I know of three origins of the Nay surname:
The Norman-Anglo Nays apparently originated in present-day France (one of Napoleon's generals was a Nay or Ney). At least one member of this family may have migrated to Essex County, England before 1207 (perhaps with the invasion of William the Conqueror). This family could possibly wear the crest shown above on the left.
The German Nay family derived their name from the German surname Noe/Noh/Noeh (pronounced Nay). A Johannes Noh immigrated from Germany to Virginia, USA in 1734 and is an ancestor of many Nays in the USA.
Finally, my surname (Nay) came from an Americanized McNee. The McNee name apparently originated in Galloway County and/or Limerick County of western Ireland. It is derived from the Gaelic MacNiadh (son of Niadh or Nia, Gaelic for the champion). MacNiadh (d 702) was King of Ard of the Ui Echadh, a district in the baronies of Upper and Lower Ireagh, County of Down. Other variations of the name include MacNay, MacNea, MacNeagh, MacNee, MacNeidhe, MacNeigh, MacNey, MacNia, MacNie, M'Ilnaey, M'Knae, M'Kne, M'Knee, M'Knin, O'Nee, O'Niadh, Nee, Needham
The earliest known ancestor on my line is William McNee (b1681) of the British Isles. His son, William McNee (1711-1789) of Ireland immigrated in the early 1700s with his family to New Hampshire, USA (I don't have an immigration date or port). Two generations later, John McNee (1765-1843) changed his name to Nay.
At some point in history (I don't know when) some McNees immigrated from Northern Ireland to the region of Scotland occupied by the McGregors (the dominant clan of that region). It is believed that the McNees were accepted in Scotland due to the standing of the McNees in Ireland which was such that a daughter was married into the royal family of Scotland. Apparently the McNee clan was never a particularly large clan in Scotland and McGregor was its parent clan. Scottish McNees wear the MacGregor tartan and crest shown above, center and right. The McGregor ancestral lands were on the east bank of Loch Lomond, up through Glenorchy, Glen Dochard, the Trossick Mountains to Lock Katrine, Loch Voll and the Braes of Balquhidder. These extensive territories in the Central Highlands, from Argyll to Aberdeenshire, were coveted by others, especially the Campbells, who, over the years, obtained various legal charters to dispossess the MacGregors.The MacGregor name was banned (proscribed) from 1603 to 1775, although in practice the worst years were from 1603 to 1642. From 1660 to 1693, during the rule of Charles II, the proscription was temporarily lifted. (This was due to the fact that despite the outlawing of the clan, two hundred MacGregors fought against Cromwell during the civil war. It was in gratitude for this bravery and loyalty that Charles repealed the proscription of the MacGregor name). William of Orange, however, immediately upon ascending the throne, re-imposed the proscription as ‘punishment’ for the MacGregors taking the wrong side. Landless, scattered, and driven by a sense of revenge, many MacGregors took to raiding and plundering the property of those who had dispossessed them. The McNees who escaped death and slavery during this turmoil took to the hills with the bandit clan MacGregor. As one of the sept of the McGregor clan (sept equals one of the seven major families), the McNees took to stealing other people's cattle. The other families were the McGregors, McKees, McNies, McNias, Fletchers (arrow-makers) and Skinners (folk who processed the stolen cattle). After 1745, when the famous rebellion was suppressed, the clan had to take up more congenial occupations.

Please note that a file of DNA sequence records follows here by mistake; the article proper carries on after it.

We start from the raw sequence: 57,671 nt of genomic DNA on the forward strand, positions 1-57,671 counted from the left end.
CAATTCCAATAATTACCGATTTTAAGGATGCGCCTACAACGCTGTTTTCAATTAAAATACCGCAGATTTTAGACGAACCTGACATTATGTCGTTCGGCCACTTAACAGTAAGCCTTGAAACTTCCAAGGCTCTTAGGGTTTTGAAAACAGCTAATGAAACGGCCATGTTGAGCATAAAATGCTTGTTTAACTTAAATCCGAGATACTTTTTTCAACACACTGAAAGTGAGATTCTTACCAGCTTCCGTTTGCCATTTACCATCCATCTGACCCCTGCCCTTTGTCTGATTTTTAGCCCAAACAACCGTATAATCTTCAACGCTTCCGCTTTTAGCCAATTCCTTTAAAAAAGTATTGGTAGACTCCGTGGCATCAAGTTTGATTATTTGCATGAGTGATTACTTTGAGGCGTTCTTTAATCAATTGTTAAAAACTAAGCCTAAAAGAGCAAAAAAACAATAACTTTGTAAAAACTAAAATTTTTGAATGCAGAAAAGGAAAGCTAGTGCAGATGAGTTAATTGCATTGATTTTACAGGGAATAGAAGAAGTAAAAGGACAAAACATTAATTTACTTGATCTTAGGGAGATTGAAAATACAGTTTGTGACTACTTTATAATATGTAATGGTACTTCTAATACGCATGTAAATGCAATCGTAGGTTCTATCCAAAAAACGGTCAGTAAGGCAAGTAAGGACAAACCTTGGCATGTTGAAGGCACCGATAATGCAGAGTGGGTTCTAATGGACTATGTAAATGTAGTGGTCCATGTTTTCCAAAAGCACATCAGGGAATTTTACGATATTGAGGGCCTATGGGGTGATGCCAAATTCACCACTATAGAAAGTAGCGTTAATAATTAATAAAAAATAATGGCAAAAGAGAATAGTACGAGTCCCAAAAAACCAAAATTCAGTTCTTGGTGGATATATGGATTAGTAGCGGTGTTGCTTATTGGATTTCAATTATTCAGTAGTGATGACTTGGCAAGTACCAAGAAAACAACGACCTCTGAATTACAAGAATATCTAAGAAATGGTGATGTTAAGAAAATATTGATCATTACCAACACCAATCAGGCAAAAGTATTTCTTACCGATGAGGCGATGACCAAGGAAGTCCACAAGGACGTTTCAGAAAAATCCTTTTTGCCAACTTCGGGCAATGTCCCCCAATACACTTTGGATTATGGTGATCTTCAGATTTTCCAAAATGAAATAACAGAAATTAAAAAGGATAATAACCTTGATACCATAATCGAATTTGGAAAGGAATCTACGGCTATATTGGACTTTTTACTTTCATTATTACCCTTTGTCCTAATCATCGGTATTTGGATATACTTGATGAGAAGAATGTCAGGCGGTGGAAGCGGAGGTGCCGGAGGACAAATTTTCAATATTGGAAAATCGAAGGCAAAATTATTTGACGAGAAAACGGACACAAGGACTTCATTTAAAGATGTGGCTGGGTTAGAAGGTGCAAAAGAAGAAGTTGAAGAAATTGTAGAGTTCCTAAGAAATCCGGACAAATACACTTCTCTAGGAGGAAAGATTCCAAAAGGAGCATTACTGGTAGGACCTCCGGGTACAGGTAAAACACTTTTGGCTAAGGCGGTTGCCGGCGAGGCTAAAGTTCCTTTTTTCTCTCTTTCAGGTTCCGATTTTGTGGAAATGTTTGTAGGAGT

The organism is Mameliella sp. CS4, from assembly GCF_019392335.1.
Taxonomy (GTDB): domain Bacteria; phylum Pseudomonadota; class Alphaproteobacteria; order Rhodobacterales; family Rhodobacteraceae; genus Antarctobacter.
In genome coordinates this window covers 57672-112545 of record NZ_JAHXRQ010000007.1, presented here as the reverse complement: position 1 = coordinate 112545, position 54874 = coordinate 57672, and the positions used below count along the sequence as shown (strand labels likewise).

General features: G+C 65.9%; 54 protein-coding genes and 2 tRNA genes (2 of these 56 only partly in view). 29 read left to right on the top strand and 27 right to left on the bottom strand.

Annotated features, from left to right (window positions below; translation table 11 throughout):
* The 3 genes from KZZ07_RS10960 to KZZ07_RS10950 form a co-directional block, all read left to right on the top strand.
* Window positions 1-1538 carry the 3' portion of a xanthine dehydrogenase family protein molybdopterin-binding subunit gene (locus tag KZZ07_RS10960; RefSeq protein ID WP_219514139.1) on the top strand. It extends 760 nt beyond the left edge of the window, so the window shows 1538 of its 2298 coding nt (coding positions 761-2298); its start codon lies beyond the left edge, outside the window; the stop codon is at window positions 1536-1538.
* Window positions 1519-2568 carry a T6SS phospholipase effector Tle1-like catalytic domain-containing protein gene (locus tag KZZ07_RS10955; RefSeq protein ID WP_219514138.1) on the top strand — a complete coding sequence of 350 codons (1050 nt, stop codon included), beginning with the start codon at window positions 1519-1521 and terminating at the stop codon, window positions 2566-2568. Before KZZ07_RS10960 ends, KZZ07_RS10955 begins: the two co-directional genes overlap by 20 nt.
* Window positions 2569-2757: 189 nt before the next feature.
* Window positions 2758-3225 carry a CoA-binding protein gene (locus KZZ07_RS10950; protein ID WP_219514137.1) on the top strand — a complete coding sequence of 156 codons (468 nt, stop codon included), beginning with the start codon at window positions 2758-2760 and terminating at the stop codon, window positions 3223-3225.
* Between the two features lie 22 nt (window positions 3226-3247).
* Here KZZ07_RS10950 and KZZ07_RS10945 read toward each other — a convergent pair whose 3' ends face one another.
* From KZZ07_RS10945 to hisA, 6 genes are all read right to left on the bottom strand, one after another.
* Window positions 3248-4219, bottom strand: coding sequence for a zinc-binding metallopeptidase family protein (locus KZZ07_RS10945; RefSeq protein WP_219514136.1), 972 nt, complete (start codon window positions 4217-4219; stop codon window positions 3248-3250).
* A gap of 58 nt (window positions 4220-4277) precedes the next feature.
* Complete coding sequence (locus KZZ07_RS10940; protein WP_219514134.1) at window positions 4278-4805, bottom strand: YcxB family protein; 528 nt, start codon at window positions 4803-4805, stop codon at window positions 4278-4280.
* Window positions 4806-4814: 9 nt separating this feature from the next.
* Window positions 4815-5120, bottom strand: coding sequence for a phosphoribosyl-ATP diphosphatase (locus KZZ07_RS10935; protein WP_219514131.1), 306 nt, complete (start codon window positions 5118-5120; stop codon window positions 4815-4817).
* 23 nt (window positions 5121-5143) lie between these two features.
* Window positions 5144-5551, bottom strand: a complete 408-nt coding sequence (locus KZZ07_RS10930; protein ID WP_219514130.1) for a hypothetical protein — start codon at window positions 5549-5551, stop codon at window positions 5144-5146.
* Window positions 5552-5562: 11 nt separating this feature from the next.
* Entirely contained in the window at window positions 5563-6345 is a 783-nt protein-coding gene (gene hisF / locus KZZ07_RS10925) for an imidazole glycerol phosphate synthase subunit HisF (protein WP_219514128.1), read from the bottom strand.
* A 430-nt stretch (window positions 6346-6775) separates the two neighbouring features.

Since my ancestors are believed to have come to America directly from Ireland, I suppose my family would not be a part of the McGregors -- only the Scottish McNees. Sadly, there isn't much published specifically on the McNees in heraldic books I've seen since it apparently wasn't a significant family in history or a particularly large clan.
Like most other Americans, I don't really have a "family" crest, although it's fun and interesting to learn about ancestral crests. Since there may have been more than one McNee who had a heraldic crest, there could be more than one legitimate McNee crest. Above, I have posted one for an Irish McNee that has a yellow field with a standing lion and three spearheads (signifying readiness for battle) and a Scottish McNee that has a blue field with a white diagonal bar and three stags' heads. I also have been told of a McNee crest with two crossed golden maces which certainly would be for a different individual and might even be for one of my ancestors (or maybe at least an Irishman).
For more information, click on my Nay / McNee Family History link.